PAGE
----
Most of Mumbai’s inhabitants rely on public transport to travel to and from their workplace due to the lack of car parking spaces, traffic bottlenecks, and generally poor road conditions especially in the monsoon. The city is the headquarters of two rail divisions – the Central Railway (CR) headquartered at Chatrapati Shivaji Terminus (formerly known as Victoria Terminus), and the Western Railway (WR) headquartered near Churchgate. The backbone of the city’s transport, the Mumbai Suburban Railway, is composed of three separate networks running the length of the city, in a north-south direction. The Western Railway runs along the western region of the city, while the Central Railway covers most of the central and northeast parts of the metropolis. Both lines extend into the exurbs, each covering a total one-way length of around 125 km. The Harbor Line is a sub-division of the Central Railway, covering a distance of 54 km along the south-eastern section of the city, near the docks, and extending into Navi Mumbai (New Bombay). Mumbai is well connected by the Indian Railways to most parts of India.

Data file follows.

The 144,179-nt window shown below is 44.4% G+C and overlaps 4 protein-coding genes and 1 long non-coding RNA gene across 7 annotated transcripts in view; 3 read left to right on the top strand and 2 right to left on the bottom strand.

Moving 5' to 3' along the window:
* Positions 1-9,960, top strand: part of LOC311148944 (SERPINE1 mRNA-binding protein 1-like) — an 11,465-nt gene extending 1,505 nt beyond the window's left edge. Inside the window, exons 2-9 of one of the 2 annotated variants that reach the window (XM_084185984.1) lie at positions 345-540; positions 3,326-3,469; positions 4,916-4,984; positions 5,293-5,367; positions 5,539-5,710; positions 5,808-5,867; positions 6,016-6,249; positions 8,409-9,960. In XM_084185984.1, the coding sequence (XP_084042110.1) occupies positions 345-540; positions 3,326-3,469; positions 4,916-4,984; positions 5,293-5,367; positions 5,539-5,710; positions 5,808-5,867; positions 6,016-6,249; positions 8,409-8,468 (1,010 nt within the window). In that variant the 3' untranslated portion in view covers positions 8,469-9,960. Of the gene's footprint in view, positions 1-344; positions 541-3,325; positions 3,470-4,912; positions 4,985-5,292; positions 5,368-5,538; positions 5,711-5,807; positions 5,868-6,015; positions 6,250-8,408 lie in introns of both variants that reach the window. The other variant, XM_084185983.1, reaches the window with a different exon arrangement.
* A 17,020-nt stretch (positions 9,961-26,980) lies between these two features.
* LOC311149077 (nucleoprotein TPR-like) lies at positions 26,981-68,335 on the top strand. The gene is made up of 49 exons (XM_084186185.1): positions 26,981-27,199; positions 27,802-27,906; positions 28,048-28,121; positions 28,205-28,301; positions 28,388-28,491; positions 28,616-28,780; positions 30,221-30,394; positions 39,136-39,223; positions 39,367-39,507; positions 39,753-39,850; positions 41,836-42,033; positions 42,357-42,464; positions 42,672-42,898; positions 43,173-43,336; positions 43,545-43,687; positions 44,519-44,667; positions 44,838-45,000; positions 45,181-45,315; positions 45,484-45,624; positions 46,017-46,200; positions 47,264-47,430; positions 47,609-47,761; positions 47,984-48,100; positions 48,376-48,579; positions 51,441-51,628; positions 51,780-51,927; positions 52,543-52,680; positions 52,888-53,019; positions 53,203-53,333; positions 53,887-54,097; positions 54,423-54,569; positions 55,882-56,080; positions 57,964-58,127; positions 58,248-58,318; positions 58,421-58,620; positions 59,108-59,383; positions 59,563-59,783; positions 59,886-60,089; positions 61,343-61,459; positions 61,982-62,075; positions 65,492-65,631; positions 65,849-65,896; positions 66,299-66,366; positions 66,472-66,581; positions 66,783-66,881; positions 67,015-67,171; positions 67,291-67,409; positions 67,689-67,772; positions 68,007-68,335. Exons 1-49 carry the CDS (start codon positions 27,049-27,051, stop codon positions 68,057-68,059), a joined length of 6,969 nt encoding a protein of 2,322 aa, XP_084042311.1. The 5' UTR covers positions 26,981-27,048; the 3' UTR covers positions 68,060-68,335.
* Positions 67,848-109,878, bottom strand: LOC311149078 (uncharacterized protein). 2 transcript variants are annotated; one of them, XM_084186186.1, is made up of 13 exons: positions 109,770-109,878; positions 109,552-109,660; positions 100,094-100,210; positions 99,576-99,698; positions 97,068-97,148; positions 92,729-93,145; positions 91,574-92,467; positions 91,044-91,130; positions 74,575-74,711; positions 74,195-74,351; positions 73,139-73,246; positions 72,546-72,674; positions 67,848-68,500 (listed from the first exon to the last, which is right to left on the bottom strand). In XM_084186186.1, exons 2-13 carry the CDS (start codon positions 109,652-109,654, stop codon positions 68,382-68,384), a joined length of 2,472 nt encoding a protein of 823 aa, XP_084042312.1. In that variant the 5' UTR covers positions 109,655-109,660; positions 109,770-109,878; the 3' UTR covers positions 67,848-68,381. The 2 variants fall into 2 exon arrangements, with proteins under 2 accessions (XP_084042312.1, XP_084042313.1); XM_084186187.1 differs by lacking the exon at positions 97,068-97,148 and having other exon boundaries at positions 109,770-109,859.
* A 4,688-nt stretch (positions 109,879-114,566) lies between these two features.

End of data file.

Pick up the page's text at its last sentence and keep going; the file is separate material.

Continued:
BEST buses form an integral part of the city’s transport system. Public buses run by the BEST (an autonomous body under the BMC) cover almost all parts of the metropolis, as well as parts of Navi Mumbai and Thane. Buses are used for commuting short to medium distances, while train fares are more economical for long distance commutes. The BEST fleet consists of single-decker, double-decker and air-conditioned.
Black and yellow-metered taxis, accommodating up to four passengers with luggage, cover most of the metropolis. Rates vary according to the make of the car. Metered taxis charge Rs. 9.00 for first 1.6 km. Additional fare to be paid as per tariff card available with the driver.
Auto rickshaws, allowed to operate only in the suburban areas, are the main form of hired transport here. These three-wheeled vehicles can accommodate up to three passengers.